Diamonds may be a girl's best friend but for a gearhead these rockers sure look a lot like jewelry. These are Comp Cams' new Ultra Gold aluminum rockers, and they have just about everything you could want in a stud-mounted rocker. They are lightweight aluminum, fully rollered, polished to eliminate stress risers, and guaranteed for life by Comp. And even with all that, they usually sell for less than Comp's steel Pro Magnum rockers.
The cam sprocket bolts should be torqued to 20 ft/lbs, but with the cam button in place it can be difficult to get a socket on them. If you have this problem, try using a socket for a 1/4-inch drive wrench. It usually has a thinner wall.
Hopefully, by now your correct pushrods have come in. We're using 5/16-inch diameter pushrods in a 7.900 length (7.800 is stock). We would've preferred using 3/8 diameter pushrods to prevent any flex but the clearance issues prevented us. Before dropping the pushrods into place, squirt a few drops of assembly lube into the cups of each of your lifters.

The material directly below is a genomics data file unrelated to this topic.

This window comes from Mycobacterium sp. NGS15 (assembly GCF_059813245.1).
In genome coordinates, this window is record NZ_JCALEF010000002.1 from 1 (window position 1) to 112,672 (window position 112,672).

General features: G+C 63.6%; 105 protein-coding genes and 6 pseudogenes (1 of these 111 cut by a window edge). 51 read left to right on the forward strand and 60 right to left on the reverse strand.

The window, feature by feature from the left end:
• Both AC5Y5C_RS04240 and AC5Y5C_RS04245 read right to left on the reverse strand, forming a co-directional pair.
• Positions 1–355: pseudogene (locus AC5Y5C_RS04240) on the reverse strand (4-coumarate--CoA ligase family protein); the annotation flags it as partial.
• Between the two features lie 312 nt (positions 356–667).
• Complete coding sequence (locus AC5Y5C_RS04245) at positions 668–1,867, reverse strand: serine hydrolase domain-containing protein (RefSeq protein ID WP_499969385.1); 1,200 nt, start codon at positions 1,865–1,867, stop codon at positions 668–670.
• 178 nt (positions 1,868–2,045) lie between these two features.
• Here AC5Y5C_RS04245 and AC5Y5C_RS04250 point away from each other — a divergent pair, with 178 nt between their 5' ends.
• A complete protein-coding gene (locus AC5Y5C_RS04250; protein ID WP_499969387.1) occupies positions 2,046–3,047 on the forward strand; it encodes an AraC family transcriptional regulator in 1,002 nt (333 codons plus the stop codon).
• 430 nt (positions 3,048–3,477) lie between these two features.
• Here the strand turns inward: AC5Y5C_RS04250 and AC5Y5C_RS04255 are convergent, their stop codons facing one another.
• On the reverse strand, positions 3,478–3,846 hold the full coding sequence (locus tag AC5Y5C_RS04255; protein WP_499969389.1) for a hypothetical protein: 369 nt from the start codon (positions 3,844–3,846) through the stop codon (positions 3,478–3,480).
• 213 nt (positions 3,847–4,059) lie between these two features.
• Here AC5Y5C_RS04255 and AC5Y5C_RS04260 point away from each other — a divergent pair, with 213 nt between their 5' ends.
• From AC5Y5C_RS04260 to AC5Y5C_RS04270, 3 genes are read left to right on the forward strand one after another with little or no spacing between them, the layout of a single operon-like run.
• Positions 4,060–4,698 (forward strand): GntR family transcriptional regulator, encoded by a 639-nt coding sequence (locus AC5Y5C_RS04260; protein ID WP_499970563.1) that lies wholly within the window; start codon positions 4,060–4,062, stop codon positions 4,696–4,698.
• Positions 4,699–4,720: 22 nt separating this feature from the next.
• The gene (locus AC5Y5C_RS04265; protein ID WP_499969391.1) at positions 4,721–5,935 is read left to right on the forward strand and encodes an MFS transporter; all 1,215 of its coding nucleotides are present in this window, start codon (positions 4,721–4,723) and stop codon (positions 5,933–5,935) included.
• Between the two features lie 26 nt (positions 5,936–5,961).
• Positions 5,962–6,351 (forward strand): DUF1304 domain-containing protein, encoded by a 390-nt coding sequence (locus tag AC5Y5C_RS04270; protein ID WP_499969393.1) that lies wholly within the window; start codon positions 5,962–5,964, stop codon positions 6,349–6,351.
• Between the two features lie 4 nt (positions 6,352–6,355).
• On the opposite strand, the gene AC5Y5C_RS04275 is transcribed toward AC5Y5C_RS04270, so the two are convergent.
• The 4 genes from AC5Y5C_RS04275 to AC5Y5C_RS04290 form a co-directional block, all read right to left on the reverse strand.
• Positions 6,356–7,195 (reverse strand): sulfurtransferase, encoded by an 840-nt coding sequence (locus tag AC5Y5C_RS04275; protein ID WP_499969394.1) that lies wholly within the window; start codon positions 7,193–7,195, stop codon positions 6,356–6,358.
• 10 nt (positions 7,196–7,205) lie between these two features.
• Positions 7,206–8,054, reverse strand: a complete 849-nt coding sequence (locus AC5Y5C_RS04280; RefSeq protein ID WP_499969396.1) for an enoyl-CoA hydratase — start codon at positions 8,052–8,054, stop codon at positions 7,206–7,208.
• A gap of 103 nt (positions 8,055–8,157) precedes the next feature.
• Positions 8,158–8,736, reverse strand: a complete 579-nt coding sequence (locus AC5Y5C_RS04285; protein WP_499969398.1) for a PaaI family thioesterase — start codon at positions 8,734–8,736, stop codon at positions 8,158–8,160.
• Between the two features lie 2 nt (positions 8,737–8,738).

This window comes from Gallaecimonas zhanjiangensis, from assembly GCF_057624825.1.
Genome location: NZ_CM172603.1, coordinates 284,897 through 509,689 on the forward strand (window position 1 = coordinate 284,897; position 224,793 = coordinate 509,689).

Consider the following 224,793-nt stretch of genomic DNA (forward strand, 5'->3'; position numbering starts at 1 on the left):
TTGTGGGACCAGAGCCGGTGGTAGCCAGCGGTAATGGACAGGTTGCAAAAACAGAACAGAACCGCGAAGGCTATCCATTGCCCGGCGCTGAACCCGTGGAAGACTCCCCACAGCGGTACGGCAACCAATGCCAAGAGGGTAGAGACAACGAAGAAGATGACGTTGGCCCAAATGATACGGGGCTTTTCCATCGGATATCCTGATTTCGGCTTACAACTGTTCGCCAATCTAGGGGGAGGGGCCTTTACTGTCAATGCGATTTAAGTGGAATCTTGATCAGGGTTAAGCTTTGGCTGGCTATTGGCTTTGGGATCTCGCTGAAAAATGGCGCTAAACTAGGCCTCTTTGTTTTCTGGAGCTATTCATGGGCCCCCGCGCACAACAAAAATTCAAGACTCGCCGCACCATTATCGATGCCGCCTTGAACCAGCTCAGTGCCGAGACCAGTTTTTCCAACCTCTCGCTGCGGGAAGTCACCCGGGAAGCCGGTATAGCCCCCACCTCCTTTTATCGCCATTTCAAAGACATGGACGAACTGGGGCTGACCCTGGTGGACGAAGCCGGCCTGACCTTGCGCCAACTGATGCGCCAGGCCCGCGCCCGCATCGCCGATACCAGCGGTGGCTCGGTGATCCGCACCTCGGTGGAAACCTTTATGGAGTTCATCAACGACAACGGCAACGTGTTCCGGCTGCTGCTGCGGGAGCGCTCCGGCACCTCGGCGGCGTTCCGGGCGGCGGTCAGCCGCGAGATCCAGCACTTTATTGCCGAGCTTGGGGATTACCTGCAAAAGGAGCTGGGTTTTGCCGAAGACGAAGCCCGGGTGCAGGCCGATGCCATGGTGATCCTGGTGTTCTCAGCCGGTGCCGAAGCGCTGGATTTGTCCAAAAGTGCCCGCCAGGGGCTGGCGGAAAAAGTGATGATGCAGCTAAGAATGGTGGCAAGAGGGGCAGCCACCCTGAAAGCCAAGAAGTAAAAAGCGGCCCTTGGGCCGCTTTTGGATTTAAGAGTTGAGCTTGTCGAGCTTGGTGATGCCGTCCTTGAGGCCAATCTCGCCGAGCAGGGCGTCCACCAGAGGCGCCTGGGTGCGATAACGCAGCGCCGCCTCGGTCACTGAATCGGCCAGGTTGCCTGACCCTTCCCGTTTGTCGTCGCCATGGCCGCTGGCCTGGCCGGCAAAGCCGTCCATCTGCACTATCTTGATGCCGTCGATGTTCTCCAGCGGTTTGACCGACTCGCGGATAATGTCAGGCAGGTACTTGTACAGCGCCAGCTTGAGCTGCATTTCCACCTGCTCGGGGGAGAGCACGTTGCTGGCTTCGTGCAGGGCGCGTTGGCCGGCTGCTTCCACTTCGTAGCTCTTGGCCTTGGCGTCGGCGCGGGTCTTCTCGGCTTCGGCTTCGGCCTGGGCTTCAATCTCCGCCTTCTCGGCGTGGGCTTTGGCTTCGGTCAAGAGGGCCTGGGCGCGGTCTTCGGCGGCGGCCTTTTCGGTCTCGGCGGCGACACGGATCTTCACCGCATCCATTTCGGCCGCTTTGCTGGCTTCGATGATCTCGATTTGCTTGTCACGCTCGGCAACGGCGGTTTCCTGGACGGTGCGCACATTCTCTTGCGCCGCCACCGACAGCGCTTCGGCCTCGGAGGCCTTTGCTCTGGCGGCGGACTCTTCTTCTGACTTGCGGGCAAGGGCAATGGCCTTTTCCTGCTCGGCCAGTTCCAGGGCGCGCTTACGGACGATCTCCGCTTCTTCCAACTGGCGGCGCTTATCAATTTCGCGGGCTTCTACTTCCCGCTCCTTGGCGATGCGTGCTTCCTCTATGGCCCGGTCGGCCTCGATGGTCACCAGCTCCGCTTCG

Now, drive down one of the tabs on the cam button lock for each one of the bolts. It may seem like overkill to do this much to make sure these bolts stay in place, but if the timing set fails, it usually means catastrophic damage to the engine.
To protect the ends of the pushrods and the pushrod cups in the rockers, squirt a little high-pressure lube on the pushrods before installing the rockers. Also, a little lube on the threads of the rocker studs will help keep the rocker arm poly locks from galling to the studs.
With mechanical cams, your camshaft manufacturer will usually give you suggested lash settings on the cam card. We're going to start out with Comp's recommendations of 0.018 inch of lash for the intake and 0.020 for the exhaust but probably will do our own tests on the dyno later.
And once all the valves are lashed, we are done with the valvetrain component of the buildup. Next month, we'll set the intake on top and start buttoning things up with the accessories.